How to Build Effective Knowledge Management Systems

Last verified Apr 26, 2021

A knowledge management system is a tool your company can use to capture, organize, and analyze information pertinent to your business. An effective knowledge management system enables improved collaboration, decision making, problem solving, communication, innovation, and time management among employees and translates to a more efficient and satisfactory customer experience. 

Information captured within your knowledge management system may include company documents; data related to product development, presentation decks, product feature breakdowns, case studies, and best practices. A content management system can also be used as a historical library that captures personnel information, org-wide company news, branding updates, IT changes, and so on. 

Intuitively-designed knowledge management system software can integrate with the tools your company already uses, captures all of your company’s information and expertise, and creates a single source of truth, transforming that information into employee knowledge seamlessly accessible within their workflows. Used properly, this will set up a knowledge driven culture that can help boost effectiveness, improve customer experiences, and give your team back time they have previously had to spend hunting down the information they need to do their job.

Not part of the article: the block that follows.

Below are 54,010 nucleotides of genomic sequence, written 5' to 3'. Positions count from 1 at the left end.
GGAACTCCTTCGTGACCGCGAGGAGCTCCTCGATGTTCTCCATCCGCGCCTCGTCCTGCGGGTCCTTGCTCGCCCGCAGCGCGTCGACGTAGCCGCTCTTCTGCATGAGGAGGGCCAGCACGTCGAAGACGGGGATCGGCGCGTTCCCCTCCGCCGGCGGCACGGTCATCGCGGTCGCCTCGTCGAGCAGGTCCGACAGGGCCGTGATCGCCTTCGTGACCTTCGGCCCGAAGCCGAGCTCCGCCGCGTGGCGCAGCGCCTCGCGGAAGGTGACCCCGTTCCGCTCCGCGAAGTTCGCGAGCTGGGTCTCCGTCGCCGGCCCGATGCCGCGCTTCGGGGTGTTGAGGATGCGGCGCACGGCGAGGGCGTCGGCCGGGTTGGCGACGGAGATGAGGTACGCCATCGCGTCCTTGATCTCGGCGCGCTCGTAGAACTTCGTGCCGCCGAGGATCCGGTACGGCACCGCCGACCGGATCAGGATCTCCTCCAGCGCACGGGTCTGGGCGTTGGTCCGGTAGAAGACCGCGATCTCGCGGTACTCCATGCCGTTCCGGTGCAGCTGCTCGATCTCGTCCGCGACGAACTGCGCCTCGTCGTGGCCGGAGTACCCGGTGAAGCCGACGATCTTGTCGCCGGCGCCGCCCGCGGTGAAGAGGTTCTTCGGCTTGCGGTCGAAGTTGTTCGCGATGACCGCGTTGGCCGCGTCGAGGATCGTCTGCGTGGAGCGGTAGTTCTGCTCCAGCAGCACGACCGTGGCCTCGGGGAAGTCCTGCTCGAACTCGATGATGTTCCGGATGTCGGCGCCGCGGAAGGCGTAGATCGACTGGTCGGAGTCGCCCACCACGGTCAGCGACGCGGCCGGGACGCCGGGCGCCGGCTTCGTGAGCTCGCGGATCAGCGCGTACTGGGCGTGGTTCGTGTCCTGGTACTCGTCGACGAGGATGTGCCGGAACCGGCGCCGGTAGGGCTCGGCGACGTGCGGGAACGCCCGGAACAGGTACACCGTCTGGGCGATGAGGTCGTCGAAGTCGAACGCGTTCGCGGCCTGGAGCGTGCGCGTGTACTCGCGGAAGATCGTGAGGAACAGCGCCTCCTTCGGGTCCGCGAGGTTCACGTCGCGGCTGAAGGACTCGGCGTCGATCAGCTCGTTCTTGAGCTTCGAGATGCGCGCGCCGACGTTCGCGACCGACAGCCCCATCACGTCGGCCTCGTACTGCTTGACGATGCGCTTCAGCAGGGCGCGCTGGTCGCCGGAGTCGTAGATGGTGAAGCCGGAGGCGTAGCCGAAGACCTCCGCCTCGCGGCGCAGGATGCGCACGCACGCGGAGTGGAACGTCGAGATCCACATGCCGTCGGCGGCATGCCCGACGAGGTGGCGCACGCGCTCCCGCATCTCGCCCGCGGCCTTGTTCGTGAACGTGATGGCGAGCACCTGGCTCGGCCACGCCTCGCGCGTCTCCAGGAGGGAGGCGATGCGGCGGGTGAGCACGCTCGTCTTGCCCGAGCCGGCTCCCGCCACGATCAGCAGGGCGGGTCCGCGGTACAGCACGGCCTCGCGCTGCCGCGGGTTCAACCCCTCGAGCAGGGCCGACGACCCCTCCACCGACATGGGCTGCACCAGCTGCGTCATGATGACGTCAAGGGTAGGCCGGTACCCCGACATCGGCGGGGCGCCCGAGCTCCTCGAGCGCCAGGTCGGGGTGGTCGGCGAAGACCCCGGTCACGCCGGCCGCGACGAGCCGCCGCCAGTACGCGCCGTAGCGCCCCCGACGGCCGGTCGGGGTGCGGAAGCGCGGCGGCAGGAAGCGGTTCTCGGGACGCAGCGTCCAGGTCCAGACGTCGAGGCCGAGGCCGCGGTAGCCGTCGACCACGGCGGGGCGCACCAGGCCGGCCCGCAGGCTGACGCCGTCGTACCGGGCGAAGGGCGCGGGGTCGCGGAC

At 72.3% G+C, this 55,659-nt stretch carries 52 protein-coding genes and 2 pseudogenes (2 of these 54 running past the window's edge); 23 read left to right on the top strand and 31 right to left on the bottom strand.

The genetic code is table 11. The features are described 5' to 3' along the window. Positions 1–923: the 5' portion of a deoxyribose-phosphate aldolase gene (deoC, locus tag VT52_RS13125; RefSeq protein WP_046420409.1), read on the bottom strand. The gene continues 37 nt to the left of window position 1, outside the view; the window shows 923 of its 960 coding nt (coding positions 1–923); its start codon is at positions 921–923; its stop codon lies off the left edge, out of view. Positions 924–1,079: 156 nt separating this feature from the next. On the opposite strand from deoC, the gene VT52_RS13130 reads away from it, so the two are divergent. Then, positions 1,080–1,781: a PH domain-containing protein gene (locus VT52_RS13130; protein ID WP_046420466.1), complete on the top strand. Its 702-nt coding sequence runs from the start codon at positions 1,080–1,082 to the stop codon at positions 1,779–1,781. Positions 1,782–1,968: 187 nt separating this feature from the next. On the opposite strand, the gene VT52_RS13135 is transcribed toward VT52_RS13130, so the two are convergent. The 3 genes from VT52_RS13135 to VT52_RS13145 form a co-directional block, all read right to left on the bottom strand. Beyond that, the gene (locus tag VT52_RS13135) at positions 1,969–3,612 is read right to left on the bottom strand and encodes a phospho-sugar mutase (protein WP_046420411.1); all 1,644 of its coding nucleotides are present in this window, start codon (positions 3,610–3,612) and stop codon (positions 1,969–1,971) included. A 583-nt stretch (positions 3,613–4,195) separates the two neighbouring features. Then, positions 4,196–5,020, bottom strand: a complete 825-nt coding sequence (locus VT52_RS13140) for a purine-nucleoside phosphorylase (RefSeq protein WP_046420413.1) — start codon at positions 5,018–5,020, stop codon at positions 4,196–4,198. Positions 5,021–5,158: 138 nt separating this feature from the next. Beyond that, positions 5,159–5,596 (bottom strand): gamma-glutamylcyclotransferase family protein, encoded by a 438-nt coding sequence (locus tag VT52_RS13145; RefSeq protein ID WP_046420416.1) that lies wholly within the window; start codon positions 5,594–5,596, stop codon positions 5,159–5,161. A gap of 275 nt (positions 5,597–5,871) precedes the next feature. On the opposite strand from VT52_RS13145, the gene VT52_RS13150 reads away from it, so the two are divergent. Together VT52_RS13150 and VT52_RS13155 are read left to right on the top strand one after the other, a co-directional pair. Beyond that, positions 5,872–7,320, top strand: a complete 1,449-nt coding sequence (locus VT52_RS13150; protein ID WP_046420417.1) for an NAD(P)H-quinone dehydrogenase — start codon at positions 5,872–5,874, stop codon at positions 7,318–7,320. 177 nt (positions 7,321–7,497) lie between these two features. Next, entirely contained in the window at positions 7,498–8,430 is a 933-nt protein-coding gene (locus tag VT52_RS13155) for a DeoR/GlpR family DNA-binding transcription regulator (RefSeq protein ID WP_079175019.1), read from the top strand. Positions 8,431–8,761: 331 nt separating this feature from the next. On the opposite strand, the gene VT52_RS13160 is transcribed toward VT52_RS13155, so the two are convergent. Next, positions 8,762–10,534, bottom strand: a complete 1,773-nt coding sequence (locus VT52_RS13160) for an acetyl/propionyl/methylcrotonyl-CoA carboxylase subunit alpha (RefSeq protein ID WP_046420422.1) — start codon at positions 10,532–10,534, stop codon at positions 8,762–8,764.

Features of a Good Knowledge Management System

When choosing a knowledge management system, you want a software that captures the information you need from a wide variety of sources and ensures fast, accurate, relevant search results for your users. Your ideal knowledge management system should also allow you to easily migrate existing knowledge and content, add and update content as needed.  

Even when your team members are working remotely, spread throughout the country or the globe, your knowledge management system should be able to deliver the knowledge each employee needs — wherever they are working, without the need for a time-consuming and complicated search process. The most effective knowledge management systems can also be customized based on your users’ needs and include features that encourage interaction and collaboration. 

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Here is a helpful key features checklist that may make choosing the right system for your company a little easier:

  • Ease of use/adoption – Minimize disruption by choosing a knowledge management system that shows users its value from the start. Your ideal system should allow team members to easily import and format content or data, or write information from scratch. 

  • Intelligent integration – Look for a system that can capture your team’s knowledge and expertise, as well as the knowledge they seek, from every important interaction and web search. Additionally, the ability to integrate with the tools your teams already use and to sync content means your internal- and external-facing content will be easily stored, verified, and accessed in one place.